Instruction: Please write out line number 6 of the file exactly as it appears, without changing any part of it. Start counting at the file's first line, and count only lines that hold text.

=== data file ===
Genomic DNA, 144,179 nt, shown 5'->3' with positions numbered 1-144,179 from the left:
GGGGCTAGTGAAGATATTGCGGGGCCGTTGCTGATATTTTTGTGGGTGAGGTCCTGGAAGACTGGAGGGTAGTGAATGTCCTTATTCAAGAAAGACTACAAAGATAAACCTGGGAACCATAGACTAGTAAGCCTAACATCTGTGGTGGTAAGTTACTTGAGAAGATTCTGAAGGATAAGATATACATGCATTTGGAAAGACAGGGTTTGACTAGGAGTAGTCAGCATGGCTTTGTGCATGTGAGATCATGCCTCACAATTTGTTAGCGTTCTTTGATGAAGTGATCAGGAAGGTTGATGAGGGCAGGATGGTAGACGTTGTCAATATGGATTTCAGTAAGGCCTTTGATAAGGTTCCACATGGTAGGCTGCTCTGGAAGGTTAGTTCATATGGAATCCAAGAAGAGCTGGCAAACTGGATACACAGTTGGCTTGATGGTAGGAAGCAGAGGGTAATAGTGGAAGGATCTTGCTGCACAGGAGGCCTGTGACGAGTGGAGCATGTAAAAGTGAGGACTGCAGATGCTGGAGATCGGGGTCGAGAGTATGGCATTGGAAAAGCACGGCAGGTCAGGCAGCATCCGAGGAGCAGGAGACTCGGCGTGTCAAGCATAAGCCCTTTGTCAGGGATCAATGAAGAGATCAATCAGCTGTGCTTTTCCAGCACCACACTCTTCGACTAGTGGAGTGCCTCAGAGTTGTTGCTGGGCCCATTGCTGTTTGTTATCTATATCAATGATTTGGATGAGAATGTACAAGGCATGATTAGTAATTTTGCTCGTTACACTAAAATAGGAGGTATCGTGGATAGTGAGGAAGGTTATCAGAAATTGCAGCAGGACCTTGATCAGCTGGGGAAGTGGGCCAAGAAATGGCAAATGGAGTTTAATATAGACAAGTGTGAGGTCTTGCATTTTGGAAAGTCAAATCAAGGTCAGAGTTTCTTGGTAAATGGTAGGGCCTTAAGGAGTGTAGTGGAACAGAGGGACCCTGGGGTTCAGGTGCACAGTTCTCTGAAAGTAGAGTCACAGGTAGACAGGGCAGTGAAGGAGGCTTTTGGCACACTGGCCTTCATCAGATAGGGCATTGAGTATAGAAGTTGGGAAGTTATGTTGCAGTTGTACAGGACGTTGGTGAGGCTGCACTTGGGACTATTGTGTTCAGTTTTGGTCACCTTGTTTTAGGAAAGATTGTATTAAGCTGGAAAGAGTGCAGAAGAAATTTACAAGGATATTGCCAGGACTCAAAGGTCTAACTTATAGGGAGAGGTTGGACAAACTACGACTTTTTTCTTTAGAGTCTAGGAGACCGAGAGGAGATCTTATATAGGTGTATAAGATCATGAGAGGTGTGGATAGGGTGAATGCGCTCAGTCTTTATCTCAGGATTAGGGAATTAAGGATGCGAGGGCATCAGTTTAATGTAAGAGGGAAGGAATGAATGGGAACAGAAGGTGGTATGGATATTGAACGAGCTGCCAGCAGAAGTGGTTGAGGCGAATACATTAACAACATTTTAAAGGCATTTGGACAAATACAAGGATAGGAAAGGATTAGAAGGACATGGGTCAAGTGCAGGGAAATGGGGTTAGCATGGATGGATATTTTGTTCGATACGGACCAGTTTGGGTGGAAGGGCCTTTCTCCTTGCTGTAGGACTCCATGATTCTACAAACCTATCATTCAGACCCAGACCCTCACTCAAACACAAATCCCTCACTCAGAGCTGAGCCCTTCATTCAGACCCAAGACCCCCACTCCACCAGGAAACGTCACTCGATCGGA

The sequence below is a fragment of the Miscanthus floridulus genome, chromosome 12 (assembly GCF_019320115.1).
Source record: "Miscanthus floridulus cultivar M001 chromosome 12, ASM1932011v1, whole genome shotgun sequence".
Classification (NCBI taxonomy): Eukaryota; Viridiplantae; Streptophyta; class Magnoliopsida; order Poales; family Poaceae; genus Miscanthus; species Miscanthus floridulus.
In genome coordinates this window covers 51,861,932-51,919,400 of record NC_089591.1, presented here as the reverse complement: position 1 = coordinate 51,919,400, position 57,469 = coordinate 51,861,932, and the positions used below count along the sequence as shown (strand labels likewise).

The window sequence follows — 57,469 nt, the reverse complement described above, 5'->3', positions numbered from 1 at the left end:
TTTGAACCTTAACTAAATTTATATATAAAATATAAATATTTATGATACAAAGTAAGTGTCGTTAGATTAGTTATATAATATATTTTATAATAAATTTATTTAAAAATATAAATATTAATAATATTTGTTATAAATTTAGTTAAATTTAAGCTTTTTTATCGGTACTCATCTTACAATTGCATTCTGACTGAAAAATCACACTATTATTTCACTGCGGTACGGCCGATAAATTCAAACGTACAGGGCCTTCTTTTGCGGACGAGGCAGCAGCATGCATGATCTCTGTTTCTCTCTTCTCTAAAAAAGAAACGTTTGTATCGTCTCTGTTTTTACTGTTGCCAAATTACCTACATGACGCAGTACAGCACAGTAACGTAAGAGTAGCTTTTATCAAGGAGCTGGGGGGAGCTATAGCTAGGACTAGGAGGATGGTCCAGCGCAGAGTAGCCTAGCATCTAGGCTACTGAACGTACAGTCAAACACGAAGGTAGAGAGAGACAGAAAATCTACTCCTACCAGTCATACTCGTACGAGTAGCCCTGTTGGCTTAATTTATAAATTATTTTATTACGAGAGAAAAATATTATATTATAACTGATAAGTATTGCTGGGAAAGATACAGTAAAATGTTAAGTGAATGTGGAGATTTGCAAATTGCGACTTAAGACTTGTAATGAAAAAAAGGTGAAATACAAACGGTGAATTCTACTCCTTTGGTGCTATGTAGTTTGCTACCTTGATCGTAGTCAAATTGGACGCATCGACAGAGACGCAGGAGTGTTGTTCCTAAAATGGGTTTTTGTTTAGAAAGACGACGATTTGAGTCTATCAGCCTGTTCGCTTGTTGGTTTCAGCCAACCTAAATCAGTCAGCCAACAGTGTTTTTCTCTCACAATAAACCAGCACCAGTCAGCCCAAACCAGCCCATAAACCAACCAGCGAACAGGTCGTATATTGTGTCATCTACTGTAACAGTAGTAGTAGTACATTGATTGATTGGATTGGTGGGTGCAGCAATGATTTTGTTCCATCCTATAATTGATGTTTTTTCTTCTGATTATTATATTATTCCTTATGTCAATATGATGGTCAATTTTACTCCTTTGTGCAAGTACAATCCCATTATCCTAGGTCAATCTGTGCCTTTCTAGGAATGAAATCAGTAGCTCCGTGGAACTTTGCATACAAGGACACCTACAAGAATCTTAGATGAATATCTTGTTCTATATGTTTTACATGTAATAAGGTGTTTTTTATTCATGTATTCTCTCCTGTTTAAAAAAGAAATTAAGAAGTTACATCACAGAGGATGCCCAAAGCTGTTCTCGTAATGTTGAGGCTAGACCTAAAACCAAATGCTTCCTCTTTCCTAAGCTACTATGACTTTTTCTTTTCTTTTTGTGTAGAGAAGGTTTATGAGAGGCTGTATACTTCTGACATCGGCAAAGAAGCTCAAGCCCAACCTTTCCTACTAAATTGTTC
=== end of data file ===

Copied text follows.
In genome coordinates this window covers 51,861,932-51,919,400 of record NC_089591.1, presented here as the reverse complement: position 1 = coordinate 51,919,400, position 57,469 = coordinate 51,861,932, and the positions used below count along the sequence as shown (strand labels likewise).